How to Talk to Your Partner About His HealthJuly 7, 2016
June 13-19 is National Men’s Health Week. This may not be the most anticipated event of summer, but for the man in your life, it could be a pivotal one. If you’ve been wanting to talk to your significant other about his health or if you’ve never given his health much thought, this is the perfect springboard for conversations about well-being.
Men and women have different health risks, and individual histories create even more specified health profiles. But learning about both of your risks, making a plan of action, and sticking to that plan is something best tackled together.
Not only will you each benefit from better health through accountability, but your relationship is also likely to improve. Physical activity can boost your sex drive and make you better at managing stress — individually and in your relationship. And sharing new experiences can be a breath of fresh air in a long relationship. Watching a movie together is great, but it can’t offer the bonding experience of a long bike ride or finishing a 5K together.
Broaching the Subject
Health can be a touchy subject, and there are right and wrong ways to bring it up. This is not an opportunity to nag your boyfriend or husband about his beer belly. Be humble, and emphasize your desire to improve your health as well as his. Remember that you should be partners in this endeavor, not a trainer and trainee.
It’s important to keep in mind that health concerns like weight gain or poor eating habits are sometimes rooted in deeper, more complex issues. Be supportive and patient, and don’t try to control your partner by hiding food or withholding intimacy.
Making Your Action Plan
You may have goals such as losing weight or toning up, but many health concerns are unseen. A concrete plan for a healthier life should include practices that address both internal and external concerns.
You may be aware of risks like ovarian cancer or pelvic mass, but you may not be as informed about men’s risks. Here’s a checklist for men’s health that you can use as a starting point in your discussion:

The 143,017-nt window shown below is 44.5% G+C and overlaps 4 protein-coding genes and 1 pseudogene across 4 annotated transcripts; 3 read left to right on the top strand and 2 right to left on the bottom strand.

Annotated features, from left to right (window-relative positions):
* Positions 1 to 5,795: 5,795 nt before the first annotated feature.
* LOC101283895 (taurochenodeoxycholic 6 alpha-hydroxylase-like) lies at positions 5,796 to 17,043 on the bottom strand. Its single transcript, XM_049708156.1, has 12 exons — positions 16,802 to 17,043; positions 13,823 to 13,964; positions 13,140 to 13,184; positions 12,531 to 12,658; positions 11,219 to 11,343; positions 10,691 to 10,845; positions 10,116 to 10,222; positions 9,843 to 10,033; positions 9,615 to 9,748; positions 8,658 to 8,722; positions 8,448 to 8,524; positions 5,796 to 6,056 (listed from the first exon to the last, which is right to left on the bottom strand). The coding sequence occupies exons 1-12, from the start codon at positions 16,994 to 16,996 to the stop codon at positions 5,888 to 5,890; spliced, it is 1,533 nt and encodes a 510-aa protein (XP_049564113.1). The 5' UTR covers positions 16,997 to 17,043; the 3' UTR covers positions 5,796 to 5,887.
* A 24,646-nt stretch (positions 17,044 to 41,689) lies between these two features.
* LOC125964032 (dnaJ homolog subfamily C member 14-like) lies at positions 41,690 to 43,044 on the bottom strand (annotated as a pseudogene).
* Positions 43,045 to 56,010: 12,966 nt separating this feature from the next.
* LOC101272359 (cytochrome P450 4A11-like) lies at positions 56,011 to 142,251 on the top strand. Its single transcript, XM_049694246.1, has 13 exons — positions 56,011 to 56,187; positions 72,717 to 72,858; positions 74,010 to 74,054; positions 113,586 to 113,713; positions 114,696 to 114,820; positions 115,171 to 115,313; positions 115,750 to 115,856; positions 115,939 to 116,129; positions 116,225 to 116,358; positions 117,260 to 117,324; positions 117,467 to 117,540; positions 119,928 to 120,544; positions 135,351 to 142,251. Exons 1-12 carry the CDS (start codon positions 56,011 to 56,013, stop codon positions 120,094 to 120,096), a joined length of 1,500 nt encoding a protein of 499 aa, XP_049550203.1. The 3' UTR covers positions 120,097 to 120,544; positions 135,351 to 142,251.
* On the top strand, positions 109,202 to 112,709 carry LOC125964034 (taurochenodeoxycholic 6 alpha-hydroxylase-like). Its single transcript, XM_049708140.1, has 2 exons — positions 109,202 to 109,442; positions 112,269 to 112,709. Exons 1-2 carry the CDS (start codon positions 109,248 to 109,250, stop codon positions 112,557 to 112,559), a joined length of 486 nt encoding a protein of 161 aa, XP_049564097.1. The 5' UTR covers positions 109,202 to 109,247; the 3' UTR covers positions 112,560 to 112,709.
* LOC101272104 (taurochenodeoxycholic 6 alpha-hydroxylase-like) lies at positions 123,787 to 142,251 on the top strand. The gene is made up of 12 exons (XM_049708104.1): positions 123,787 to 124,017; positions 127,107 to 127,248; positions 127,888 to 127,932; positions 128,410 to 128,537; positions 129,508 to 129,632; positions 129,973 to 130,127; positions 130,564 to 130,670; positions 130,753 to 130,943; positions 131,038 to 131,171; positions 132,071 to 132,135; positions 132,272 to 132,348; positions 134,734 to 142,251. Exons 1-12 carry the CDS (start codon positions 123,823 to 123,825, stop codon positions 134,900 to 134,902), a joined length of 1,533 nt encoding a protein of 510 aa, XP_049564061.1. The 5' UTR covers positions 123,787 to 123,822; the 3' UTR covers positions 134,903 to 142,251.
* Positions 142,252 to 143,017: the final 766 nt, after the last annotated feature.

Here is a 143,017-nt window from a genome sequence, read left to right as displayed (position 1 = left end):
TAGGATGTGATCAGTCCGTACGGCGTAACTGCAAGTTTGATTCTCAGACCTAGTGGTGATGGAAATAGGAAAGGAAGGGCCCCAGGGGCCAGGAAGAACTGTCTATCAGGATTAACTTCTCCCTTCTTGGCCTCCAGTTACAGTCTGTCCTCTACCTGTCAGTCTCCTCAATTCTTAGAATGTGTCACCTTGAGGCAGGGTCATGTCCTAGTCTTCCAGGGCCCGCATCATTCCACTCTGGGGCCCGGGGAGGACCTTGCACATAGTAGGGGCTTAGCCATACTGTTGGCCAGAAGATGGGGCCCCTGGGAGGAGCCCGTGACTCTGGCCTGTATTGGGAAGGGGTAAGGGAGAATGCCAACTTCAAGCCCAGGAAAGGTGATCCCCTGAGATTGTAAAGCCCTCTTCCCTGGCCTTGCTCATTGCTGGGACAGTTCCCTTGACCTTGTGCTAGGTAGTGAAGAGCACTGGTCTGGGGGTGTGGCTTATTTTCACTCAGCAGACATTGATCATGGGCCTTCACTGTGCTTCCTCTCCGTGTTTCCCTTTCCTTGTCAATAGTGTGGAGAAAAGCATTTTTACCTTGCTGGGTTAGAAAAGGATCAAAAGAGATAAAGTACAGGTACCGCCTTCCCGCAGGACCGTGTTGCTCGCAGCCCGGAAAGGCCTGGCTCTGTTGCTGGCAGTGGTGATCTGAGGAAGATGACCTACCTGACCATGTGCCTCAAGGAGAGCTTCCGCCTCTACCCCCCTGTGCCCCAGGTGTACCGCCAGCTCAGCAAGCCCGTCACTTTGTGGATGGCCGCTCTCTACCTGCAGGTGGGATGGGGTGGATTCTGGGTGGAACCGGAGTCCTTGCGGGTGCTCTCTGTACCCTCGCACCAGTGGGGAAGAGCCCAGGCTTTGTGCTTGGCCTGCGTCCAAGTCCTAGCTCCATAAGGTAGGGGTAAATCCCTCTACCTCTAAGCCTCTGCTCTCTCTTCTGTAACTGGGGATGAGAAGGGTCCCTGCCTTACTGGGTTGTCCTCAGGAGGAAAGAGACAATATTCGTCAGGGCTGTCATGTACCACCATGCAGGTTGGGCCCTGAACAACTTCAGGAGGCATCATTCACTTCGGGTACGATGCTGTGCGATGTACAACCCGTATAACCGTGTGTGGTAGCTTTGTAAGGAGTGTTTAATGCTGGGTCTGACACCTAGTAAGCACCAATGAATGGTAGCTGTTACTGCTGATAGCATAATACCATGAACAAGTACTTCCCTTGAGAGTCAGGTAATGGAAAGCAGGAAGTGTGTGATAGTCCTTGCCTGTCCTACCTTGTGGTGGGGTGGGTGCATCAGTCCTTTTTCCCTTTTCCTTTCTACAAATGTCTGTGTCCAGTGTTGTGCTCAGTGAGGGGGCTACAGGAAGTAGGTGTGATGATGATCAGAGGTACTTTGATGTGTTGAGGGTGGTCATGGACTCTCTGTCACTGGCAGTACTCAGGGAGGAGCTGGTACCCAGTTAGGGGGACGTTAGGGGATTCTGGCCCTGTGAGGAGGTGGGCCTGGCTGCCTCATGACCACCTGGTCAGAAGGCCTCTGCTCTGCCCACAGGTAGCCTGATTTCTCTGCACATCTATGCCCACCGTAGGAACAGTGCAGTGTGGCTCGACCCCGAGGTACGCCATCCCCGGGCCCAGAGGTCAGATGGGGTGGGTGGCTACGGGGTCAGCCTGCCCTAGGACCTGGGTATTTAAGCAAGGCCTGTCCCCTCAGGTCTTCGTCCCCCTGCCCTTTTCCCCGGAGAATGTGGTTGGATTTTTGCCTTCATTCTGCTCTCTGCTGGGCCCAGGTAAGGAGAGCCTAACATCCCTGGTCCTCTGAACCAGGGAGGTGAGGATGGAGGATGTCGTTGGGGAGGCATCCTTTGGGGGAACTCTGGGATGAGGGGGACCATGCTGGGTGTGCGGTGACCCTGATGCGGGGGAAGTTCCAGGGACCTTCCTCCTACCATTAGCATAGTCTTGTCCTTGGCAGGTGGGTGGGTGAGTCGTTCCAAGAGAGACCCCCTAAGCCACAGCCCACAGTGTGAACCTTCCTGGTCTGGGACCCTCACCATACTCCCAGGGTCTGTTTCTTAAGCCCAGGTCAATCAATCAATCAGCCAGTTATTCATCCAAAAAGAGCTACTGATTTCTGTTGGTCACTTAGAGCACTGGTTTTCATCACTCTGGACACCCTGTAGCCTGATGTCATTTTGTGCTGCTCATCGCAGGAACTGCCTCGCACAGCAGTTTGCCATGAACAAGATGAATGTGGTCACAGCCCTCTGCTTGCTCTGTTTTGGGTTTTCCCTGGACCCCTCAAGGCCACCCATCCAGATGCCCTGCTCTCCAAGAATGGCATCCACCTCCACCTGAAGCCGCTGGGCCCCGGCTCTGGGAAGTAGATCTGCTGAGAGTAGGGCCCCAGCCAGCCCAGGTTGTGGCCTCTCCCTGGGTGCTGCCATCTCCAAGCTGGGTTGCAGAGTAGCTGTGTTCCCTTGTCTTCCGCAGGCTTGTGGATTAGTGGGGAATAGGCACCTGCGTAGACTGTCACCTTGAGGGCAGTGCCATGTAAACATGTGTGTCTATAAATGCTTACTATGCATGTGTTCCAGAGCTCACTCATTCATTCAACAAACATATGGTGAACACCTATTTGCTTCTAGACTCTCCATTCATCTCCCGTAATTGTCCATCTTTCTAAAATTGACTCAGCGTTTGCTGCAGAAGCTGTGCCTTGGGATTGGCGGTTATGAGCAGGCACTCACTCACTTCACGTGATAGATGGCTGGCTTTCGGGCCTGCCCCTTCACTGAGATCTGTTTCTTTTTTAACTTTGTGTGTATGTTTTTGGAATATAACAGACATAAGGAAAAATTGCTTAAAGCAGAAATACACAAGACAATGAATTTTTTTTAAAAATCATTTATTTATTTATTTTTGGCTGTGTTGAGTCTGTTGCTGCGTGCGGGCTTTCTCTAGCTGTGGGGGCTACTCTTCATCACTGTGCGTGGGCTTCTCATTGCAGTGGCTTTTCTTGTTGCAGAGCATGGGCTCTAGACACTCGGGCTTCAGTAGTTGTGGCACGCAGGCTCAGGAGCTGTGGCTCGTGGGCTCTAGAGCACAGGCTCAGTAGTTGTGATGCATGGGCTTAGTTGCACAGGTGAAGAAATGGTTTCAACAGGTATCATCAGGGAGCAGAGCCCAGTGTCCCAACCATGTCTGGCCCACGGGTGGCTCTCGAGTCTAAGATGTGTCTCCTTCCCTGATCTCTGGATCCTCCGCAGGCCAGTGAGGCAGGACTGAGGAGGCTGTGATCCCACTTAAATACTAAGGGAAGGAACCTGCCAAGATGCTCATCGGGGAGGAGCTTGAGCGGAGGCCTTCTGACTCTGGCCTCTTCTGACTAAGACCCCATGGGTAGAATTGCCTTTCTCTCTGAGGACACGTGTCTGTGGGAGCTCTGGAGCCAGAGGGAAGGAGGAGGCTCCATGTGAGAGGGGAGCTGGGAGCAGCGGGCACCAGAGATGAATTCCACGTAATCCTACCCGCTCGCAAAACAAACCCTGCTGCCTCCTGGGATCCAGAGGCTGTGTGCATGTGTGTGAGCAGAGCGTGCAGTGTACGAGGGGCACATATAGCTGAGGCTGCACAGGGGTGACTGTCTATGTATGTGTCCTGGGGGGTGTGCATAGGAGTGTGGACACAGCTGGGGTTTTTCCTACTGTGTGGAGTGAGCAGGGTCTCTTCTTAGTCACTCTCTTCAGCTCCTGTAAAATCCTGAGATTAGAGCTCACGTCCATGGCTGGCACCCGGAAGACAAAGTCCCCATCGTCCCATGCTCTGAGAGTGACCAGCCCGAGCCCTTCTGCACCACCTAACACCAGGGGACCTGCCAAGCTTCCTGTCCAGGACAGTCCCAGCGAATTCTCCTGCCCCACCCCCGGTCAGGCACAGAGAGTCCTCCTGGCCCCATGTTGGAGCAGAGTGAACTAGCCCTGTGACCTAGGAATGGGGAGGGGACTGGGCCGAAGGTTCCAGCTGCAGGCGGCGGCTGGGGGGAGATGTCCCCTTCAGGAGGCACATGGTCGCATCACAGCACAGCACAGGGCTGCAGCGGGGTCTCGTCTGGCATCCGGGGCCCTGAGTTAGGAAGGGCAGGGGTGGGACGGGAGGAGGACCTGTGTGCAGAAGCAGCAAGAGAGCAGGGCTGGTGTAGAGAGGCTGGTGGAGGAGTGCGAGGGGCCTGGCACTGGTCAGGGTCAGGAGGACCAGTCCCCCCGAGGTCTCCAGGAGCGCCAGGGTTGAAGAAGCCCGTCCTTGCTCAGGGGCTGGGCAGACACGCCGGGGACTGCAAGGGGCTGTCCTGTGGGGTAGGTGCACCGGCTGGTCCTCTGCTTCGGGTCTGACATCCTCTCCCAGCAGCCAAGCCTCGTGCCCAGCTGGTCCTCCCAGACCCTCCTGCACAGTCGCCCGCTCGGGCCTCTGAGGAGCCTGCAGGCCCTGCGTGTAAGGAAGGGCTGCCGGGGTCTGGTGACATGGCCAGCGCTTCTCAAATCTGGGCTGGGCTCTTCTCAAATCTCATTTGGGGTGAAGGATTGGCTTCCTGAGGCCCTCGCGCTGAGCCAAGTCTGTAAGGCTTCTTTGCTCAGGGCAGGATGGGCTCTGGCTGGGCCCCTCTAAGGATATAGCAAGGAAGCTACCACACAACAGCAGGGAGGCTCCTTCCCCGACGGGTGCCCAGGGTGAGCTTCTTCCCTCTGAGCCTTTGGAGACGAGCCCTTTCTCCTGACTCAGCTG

Get to the doctor. You’re (hopefully) visiting your gynecologist every year to get a well-woman exam, but men are less likely to see a doctor regularly. Encourage your man to schedule a visit to his general practitioner to check his blood pressure, cholesterol, and blood sugar, along with his weight and waistline. Your man’s prostate, bowels, and skin should also be checked regularly to catch problems early.
Understand health history. If you aren’t sure what health concerns run in your and your significant other’s family, start the conversation this week. If you and your man have or are planning to have kids, it’s important to understand what diseases they could be at risk for. For example, 15 percent of all ovarian cancer cases are tied to genetics, which can be passed down by mom or dad.
Cut out bad habits. You already know this, but here it is for good measure: Smoking and excessive alcohol consumption are not healthy! Make a pact with your partner to cut out at least one bad habit (whether it’s junk food or tobacco), and hold each other accountable.
Develop good habits. Diet and exercise can work wonders on your body — inside and out. You need five to 13 servings of fruit and vegetables each day, depending on your age, sex, overall health, etc. Aim for at least 150 minutes of moderate-intensity exercise or 75 minutes of high-intensity exercise each week, too.
Don’t forget about mental health. General well-being goes beyond physical health. Mental and emotional health are also huge factors. From meditating to journaling, you and your man should take the time to mentally decompress each day. Perhaps consider seeing a licensed therapist if you’re feeling anxious or depressed.
This Men’s Health Week, take the time to learn about your man’s health, and invite him to join you in the process. This could literally be a life-changing step toward elevating your physical well-being as well as your relationship.